LITTLE VILLAGE — Nine days after a driver killed an 86-year-old man in a hit-and-run in Little Village, his family is pleading for more police attention to bring the driver to justice.
At 12:30 p.m. Nov. 24, Eliseo Mendoza was walking in the 3200 block of West 26th Street when a driver in an SUV hit him and drove off, according to Chicago police.
Mendoza’s daughter, Leticia Torres, said her father was returning from the grocery store.
The 86-year-old was taken to Mount Sinai Hospital with head injuries and pronounced dead a short time later, police said.
No arrests have been made. Earlier this week, police issued an alert asking for help to identify the driver of the SUV, a 2008-12 dark gray or black GMC Acadia.
It’s been days since Mendoza’s funeral and Torres said her family hasn’t received any updates on the case aside from being given a photo of the car thought to have hit her father.
Standing Thursday at the corner of 26th Street and Sawyer Avenue, Torres and her six sisters vowed to continue their fight to bring the hit-and-run driver to justice.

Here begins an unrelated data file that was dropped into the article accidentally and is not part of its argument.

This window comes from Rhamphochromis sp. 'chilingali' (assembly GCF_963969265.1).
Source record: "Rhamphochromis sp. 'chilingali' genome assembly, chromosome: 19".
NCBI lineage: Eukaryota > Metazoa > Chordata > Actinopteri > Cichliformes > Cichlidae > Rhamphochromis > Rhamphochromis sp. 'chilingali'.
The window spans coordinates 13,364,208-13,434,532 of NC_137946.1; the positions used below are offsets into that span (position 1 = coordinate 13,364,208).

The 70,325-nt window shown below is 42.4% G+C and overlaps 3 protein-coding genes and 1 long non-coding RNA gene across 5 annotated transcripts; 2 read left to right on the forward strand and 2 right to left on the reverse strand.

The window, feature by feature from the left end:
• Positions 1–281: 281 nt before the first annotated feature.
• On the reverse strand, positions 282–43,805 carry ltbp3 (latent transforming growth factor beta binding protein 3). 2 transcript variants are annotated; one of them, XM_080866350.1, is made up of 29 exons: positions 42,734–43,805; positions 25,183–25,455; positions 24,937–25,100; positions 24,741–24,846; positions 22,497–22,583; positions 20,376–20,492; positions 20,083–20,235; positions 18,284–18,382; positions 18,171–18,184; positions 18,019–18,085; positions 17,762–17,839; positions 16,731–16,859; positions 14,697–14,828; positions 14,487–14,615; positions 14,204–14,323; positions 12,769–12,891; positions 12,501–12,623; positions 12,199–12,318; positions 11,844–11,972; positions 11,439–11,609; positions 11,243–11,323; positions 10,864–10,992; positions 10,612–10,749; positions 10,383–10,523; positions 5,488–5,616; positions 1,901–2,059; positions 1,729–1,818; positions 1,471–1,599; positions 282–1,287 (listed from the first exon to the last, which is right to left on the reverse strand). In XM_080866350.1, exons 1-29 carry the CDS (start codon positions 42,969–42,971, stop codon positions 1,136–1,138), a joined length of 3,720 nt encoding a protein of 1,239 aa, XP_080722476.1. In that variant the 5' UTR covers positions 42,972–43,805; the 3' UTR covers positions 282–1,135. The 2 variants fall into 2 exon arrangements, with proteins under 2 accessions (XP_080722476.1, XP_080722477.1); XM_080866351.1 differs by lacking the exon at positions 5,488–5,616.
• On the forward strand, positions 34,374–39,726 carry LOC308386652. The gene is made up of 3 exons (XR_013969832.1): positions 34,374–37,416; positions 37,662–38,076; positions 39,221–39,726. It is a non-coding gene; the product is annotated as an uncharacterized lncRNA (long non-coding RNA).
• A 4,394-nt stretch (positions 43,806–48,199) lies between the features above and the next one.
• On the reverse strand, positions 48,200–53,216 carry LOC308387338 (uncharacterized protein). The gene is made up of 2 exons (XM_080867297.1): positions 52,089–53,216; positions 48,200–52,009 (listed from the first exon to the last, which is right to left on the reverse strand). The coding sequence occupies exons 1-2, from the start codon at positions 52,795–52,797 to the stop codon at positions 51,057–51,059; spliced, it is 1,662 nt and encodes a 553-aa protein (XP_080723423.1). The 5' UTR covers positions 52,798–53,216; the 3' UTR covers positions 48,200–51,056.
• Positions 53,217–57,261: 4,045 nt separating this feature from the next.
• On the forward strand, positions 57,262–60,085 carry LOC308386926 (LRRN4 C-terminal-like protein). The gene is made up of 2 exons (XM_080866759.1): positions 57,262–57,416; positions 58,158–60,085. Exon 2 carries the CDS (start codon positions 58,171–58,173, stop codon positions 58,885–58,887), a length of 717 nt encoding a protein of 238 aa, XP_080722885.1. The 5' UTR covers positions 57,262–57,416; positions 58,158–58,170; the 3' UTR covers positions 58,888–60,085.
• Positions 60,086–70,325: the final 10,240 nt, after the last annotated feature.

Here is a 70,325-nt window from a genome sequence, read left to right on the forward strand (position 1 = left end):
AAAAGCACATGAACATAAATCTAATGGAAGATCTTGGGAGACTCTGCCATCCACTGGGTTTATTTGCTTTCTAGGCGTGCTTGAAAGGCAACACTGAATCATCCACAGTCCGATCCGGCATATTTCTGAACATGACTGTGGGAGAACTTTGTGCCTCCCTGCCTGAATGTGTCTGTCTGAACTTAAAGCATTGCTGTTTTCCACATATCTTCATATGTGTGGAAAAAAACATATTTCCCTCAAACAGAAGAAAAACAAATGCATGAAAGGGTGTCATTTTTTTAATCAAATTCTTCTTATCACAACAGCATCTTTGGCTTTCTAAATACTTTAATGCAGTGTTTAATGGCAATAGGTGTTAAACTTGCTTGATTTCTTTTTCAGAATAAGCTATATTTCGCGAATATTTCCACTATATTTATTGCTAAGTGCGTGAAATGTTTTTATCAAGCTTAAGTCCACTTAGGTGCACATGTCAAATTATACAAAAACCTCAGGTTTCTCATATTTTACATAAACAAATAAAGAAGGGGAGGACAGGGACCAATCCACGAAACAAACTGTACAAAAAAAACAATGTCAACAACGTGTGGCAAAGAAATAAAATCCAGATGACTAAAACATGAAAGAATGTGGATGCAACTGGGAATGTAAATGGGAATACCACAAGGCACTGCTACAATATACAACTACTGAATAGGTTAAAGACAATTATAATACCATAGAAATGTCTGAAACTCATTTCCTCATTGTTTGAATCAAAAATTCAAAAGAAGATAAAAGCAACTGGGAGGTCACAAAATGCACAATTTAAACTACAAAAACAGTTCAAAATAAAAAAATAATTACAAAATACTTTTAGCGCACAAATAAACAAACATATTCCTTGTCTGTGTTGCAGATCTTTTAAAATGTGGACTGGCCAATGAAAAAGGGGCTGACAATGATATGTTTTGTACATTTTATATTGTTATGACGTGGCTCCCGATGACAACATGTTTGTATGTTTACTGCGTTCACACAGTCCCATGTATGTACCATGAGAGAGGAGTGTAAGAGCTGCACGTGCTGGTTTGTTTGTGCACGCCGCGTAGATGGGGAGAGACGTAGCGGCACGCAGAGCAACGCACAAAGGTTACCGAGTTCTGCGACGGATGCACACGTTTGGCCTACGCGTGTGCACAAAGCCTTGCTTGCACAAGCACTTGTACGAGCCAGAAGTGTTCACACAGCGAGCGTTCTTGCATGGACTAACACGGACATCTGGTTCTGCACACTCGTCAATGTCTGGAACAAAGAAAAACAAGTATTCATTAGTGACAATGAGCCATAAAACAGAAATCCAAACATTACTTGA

“We don’t want this case to go cold,” Torres said.
On Thursday evening, the Police Department said there were “unfortunately … no updates” in the case and the Major Accident Investigation Unit is investigating.
Torres remembered her father as a hard worker who came to Little Village from Cuernavaca, Mexico, more than 50 years ago. He worked at the Cracker Jack Company factory for 30 years before it closed down and then worked at another factory, Torres said.
Mendoza dedicated the last 20 years of his life to caring for his 82-year-old wife, who is unable to walk, Torres said.
He was always worried about not having enough fruit, milk or juice for his wife, his daughter said.
“He was a good man,” said Torres, 50. “He was always very supportive …always there for us.”
In the days since Mendoza’s death, the family has discovered poems and paintings he stored in his room.
“He was very creative,” Torres said.
Activist Raul Montes and the family are offering a $7,000 reward for information leading to the arrest and conviction of the driver.
Montes said the case has not received enough attention.
“We are in dire need of answers,” Montes said.
Montes said he’s advocated for cameras to be installed along 26th Street for years, as it’s one of the highest-grossing retail strip in the city, second only to the Magnificent Mile. Aldermen who represent the area should prioritize adding cameras there, Montes said.
“Maybe it’s going to prevent a hit and run, a robbery, a sexual assault,” Torres said. “It could prevent it … and that’s what we want.”
Torres said bringing the driver to justice will bring closure to the family.
“We have questions and we need answers,” Torres said. “We are not going to stop until we get them.”
Anyone with information is asked to call detectives at 312-745-4521.